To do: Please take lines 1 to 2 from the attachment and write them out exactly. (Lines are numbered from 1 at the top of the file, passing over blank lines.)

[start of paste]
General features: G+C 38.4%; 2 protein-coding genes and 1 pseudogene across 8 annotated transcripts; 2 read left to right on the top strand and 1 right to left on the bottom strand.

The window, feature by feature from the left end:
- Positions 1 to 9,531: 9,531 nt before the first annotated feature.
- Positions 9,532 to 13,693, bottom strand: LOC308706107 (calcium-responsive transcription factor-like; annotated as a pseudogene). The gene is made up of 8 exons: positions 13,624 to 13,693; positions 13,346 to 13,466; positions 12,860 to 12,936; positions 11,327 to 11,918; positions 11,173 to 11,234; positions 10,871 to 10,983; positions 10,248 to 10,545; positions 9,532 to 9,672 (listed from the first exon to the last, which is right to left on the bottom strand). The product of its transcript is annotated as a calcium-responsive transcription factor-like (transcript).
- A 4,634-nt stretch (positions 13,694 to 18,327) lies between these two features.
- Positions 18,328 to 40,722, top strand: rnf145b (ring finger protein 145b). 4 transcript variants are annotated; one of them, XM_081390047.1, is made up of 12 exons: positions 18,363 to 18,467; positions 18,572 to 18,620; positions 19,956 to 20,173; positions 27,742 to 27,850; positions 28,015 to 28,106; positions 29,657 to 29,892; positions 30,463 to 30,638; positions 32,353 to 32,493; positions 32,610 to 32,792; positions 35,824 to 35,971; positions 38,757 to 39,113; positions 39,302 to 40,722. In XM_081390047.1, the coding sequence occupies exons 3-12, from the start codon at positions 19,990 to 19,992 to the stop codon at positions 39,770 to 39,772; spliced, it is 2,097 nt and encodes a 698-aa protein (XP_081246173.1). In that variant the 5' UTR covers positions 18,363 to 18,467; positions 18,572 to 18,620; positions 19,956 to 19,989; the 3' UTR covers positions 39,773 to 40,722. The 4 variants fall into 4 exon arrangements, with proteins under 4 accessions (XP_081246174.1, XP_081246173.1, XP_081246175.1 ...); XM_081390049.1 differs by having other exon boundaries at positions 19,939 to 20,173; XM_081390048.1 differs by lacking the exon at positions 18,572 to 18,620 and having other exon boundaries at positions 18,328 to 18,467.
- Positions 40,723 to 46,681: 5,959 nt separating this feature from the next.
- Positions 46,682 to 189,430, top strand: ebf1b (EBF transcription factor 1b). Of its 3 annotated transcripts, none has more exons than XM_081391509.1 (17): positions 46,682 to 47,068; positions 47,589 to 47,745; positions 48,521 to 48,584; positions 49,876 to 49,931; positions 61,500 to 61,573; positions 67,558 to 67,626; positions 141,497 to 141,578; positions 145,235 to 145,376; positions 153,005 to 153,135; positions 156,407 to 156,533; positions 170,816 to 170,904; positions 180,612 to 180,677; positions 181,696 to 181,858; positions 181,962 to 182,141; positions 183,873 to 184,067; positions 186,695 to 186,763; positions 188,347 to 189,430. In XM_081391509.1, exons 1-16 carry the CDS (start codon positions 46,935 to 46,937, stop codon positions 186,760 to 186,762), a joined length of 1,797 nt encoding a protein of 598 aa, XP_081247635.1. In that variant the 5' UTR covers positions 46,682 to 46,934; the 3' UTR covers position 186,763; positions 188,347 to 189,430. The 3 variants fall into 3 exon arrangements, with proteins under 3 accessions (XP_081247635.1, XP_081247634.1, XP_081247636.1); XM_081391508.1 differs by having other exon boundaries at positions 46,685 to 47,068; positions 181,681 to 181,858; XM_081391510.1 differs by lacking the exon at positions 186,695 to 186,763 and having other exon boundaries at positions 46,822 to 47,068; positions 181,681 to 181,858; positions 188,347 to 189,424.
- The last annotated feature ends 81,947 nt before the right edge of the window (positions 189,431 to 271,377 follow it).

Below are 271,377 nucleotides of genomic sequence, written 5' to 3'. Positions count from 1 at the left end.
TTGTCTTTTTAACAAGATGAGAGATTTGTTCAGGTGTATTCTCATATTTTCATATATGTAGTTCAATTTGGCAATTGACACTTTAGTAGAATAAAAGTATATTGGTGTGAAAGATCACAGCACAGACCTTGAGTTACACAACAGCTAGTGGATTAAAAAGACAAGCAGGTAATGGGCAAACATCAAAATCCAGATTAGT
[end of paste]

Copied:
General features: G+C 38.4%; 2 protein-coding genes and 1 pseudogene across 8 annotated transcripts; 2 read left to right on the top strand and 1 right to left on the bottom strand.

The window, feature by feature from the left end: